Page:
The exception is if you’re presenting to an investor, customer, or potential partner/employee.In these scenarios, you need a complete and up-to-date business plan that follows a standardized format.
This is a bite-sized description of your business that explains your unique approach AND leaves the reader’s mouth watering.
Here’s an example from a winner of Geek Wire’s 2012 one-sentence pitch competition: The rest of your executive summary should briefly explain your company’s story and introduce your specific products/services/locations.
Here’s all the common ways entrepreneurs write business plans today: Regardless of the medium you choose, or whether you’re writing a one-page or full-length business plan, there’s 9 key components all business plans include.
While all of these should be considered, you may emphasize, skip, or move around some sections depending on your particular situation: The first part of your business plan is a brief summary of your business: Start it off with your 1-sentence pitch.
Then, illustrate the process with a simple graphic like the one above.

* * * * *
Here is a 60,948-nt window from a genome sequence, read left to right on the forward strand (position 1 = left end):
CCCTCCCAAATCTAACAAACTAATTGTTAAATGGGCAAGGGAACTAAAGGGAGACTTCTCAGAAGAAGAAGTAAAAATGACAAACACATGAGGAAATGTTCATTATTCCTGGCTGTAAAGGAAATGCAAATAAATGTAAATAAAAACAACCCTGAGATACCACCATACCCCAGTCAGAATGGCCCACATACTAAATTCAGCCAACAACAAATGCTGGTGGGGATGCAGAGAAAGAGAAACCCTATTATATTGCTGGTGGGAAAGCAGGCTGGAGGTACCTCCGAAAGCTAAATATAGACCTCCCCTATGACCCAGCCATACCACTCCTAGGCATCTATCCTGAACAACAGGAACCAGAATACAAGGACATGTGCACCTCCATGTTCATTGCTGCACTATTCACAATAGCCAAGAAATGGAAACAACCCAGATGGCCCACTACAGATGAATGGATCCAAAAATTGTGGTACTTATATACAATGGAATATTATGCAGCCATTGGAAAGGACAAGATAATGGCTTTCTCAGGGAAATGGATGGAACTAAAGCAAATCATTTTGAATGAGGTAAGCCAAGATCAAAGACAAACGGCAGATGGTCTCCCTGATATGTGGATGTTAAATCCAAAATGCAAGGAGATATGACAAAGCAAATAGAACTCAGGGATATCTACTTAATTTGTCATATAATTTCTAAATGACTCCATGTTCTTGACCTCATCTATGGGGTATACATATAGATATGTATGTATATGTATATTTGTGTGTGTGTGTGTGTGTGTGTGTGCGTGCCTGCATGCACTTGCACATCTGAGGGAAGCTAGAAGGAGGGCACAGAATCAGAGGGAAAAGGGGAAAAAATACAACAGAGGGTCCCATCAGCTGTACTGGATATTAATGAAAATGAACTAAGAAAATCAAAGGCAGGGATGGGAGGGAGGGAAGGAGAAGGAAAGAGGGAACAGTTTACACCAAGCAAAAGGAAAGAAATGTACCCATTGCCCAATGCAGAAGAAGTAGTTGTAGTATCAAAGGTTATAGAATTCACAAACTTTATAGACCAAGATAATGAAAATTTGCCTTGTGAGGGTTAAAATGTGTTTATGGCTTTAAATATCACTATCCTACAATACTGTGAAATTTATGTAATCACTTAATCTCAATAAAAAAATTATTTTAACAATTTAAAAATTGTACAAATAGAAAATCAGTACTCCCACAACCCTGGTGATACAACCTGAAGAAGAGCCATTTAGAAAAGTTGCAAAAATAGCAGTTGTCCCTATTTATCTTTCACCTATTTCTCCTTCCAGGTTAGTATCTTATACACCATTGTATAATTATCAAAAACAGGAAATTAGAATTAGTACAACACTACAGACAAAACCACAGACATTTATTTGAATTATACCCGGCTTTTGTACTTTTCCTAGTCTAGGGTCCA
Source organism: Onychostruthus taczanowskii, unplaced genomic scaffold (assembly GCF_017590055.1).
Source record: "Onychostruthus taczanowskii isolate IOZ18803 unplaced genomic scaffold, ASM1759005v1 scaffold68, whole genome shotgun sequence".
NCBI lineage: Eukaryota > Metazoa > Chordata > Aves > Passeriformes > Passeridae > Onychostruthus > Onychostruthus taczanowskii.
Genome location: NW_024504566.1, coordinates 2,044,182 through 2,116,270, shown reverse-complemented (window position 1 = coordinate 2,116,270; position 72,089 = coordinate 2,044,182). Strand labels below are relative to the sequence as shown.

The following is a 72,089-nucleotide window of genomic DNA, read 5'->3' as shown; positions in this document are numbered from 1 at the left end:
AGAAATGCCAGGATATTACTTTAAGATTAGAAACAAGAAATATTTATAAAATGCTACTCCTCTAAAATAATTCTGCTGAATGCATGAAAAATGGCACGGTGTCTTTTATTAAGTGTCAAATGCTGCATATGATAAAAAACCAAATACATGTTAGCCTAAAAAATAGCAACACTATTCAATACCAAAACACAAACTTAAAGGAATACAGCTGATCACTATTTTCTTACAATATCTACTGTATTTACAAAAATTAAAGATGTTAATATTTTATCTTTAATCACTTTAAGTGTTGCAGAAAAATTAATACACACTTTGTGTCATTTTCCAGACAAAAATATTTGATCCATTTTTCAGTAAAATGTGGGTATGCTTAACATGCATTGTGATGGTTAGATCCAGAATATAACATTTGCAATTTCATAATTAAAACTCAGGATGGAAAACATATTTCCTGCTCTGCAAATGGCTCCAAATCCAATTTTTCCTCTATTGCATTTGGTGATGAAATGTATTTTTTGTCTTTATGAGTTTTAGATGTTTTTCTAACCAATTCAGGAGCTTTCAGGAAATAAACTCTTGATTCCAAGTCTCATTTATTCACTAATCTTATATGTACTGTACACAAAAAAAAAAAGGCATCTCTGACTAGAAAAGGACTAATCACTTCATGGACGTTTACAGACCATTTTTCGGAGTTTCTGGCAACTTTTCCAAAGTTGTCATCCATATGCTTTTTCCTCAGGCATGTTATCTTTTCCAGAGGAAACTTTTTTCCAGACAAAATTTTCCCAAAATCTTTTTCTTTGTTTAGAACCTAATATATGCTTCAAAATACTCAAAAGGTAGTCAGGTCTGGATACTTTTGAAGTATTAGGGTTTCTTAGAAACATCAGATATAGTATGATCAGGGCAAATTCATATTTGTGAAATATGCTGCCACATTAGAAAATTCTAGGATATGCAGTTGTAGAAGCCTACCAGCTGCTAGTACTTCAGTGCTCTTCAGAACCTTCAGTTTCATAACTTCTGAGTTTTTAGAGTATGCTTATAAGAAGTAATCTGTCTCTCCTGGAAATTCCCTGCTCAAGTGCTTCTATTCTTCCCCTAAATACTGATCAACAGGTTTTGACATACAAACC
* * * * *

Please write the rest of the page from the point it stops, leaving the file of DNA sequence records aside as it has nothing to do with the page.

Entrepreneur Patrick Fitz Gerald explains this in more detail, and provides more examples, in this video lecture.
If you want a fast and easy way to make a business plan, check out Live Plan.
It walks you step-by-step through building a one-page business plan using prompts, definitions, and video and text tutorials.
Explain your accomplishments so far, and outline what you hope to achieve in the near future. For example, framing your business as a “More than 40% of the United States is rangeland used for livestock, and the top concern of the ranchers who tend to them is ensuring an adequate supply of water…
Every day, the rancher checks the water levels of his or her 20 to 30 water tanks.”So begins the business plan of Barn Owl Systems, a finalist in the 2016 Wharton Business Plan Competition.